ii. Secret faults: “From those which I have committed, and have forgotten; from those for which I have not repented; from those which have been committed in my heart, but have not been brought to act in my life; from those which I have committed without knowing that they were sins, sins of ignorance; and from those which I have committed in private, for which I should blush and be confounded were they to be made public.” (Clarke)
c. Keep back Your servant also from presumptuous sins: David added this because he knew that his problem was greater than secret faults and unknown errors. Without God’s help (which he here prayed for) he was also perfectly capable of committing presumptuous sins; sins done in a proud and knowing way.
i. Things that make sin presumptuous.
Š When we know better.
Š When friends have warned us.
Š When God Himself has warned us.
Š When we have warned others against the same sins.
Š When we plan and relish our sin.
ii. “The Rabbins here observe how the prophet riseth in his request, first for pardon of lesser sins, and then for power against greater; like a beggar, say they, first craves a little water, and then a morsel of bread. We should do so.” (Trapp)
iii. The description of errors and secret faults and presumptuous sins reminds us that sin has a progression.
Š It goes from passing temptation to chosen thought (errors).
Š It goes from chosen thought to object of meditation.
Š It goes from object of meditation to wished-for fulfillment.
Š It goes from wished-for fulfillment to planned action (secret faults).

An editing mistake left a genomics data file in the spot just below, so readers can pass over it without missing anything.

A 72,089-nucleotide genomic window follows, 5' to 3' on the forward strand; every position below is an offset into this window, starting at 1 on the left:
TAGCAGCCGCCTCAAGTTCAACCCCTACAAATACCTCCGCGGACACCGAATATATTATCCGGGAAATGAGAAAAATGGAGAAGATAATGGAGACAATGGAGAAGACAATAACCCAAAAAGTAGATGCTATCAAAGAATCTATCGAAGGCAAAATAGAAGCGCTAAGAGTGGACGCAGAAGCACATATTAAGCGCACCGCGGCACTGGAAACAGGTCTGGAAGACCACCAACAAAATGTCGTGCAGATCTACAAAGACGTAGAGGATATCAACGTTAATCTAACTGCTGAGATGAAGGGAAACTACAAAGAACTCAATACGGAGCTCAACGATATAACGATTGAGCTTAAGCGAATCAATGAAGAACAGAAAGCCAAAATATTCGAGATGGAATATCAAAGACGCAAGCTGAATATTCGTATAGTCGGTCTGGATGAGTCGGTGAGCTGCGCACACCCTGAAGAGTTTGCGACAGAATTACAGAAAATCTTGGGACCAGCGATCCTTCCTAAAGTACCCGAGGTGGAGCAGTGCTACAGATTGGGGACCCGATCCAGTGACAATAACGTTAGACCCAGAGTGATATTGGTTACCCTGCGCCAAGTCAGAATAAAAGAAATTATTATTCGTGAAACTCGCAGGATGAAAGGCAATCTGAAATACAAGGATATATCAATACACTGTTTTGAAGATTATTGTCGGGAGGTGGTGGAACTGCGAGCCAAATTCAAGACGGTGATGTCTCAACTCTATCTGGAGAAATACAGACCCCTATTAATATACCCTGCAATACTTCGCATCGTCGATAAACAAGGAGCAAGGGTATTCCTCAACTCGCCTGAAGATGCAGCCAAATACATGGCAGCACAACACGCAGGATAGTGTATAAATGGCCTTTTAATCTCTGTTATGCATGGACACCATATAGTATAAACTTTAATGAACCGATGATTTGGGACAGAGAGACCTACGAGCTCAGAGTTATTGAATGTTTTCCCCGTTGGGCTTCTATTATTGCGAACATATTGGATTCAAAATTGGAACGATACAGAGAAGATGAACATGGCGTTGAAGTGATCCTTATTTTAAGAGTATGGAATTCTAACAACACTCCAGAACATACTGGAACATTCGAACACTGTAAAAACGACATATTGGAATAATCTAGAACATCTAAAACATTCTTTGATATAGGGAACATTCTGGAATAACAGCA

Š It goes from planned action to opportunity sought.
Š It goes from opportunity sought to performed act.
Š It goes from action to repeated action.
Š It goes from repeated action to delight (presumptuous sins).
Š It goes from delight to new and various ways.
Š It goes from new and various ways to habit.
Š It goes from habit to idolatry, demanding to be served.
Š It goes from idolatry to sacrifice.
Š It goes from sacrifice to slavery.
iv. We can say that all along this continuum the Holy Spirit – and hopefully our conscience – say, “No – stop!” All along this continuum we are given the way of escape by God (1 Corinthians 10:13), if we will only take it. Yet if we do not, and end up in slavery to sin, it legitimately questions the state of our soul (1 John 3:6-9).
v. Because of this great danger, David prayed “Keep back Your servant also from presumptuous sins.” “Will you just note, that this prayer was the prayer of a saint, the prayer of a holy man of God? Did David need to pray thus? Did the ‘man after God’s own heart’ need to cry, ‘Keep back thy servant?’ Yes, he did.” (Spurgeon)
d. Let them not have dominion over me: Indeed, King David not only knew that he was capable of such sins, but that they could potentially have dominion over him. His prayer was rightly placed; his love of God’s word and his dependence upon God in prayer would help him stay free from the dominion of enslaving sin.